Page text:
Scotland business

Johnnie Walker firm loses court case over name of Explorers Club whisky line

Explorers' Club collection Image copyright Diageo
Image caption The Explorers Club range was launched by Diageo in 2012

Diageo may have to take its Johnnie Walker Explorers Club whisky off the shelves after losing a court battle over the use of the club's name.

The world-renowned Explorers Club successfully argued in a US court the drinks giant did not have permission to use its name and had profited from it.

The club counts famous adventurers such as Sir Ernest Shackleton and Buzz Aldrin as members.

It promotes the scientific exploration of land, sea, air and space.

Diageo said it would seek to postpone the injunction while it appeals the case.

The drinks group launched its Explorers Club collection of whiskies in 2012, saying it had been inspired by the great journeys of the Walker family to the four corners of the world.

Permanent injunction

But on Monday, the Supreme Court of the State of New York granted a permanent injunction against the line.

It was granted under a law which bars the unauthorised use of the name of a "benevolent, humane, or charitable organisation," with intent to obtain a business advantage or benefit.

Justice Charles E. Ramos said the company had profited from using the name unlawfully to the tune of about $50m in sales.

Josh Schiller, counsel for the Explorers Club, said: "Diageo admitted knowing about the club prior to launching its product, and still failed to ever approach the club for permission to use its name before trading on the club's name and history.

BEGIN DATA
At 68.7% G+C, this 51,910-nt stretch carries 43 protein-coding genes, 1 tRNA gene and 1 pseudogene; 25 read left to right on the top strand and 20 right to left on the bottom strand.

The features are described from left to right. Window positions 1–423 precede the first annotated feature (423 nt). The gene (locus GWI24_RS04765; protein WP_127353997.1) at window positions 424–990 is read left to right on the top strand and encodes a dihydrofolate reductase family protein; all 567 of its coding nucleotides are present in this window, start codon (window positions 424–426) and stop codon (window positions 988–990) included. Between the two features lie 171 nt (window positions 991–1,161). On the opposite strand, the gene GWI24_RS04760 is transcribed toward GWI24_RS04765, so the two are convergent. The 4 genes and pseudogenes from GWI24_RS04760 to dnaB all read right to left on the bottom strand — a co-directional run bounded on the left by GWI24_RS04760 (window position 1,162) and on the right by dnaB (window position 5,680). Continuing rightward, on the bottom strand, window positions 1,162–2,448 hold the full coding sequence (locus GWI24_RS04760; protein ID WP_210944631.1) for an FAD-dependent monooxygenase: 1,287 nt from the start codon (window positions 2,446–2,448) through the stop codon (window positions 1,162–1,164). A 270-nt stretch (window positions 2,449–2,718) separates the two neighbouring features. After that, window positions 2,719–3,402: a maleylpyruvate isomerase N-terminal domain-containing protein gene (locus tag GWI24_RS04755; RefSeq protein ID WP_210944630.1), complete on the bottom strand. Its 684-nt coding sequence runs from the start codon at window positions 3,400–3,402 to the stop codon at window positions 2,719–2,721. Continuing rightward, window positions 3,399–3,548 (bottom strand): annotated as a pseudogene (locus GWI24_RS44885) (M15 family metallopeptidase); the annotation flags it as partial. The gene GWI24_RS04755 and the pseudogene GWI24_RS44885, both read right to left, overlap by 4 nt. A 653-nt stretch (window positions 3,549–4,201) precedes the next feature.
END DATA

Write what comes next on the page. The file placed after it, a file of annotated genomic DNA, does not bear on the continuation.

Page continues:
"Though the club faced the vast resources of the world's largest liquor company in seeking this injunction, this club is a treasured organisation used to surmounting great challenges and could not sit by and have Diageo completely devalue the name it has built through over a century of historic accomplishment.

"As Judge Ramos said, 'Other than the fact that Johnnie Walker seems to walk with large boots on, I'm not aware of him climbing Mount Everest'."

Alan Nichols, president of The Explorers Club, said: "Diego could have approached the club about a mutually beneficial working relationship before deciding to launch a worldwide marketing campaign using the club's name and reputation to sell its Johnnie Walker product.

"The club is an organisation with chapters all over the world that regularly carries on activities with responsible corporations that support the club's non-profit mission.

"Diageo's conduct directly threatens the reputation and goodwill the Explorers Club and its members have built over more than 100 years.

"We look forward to enforcing the injunction worldwide in the interests of justice and ending Diageo's unauthorized misuse of the club's name, our history, and renowned reputation."

In a statement, Diageo said: "We are extremely disappointed and disagree with the decision of Judge Ramos.

"We are awaiting official receipt of the order and are planning to seek to stay the injunction while we immediately appeal this case."

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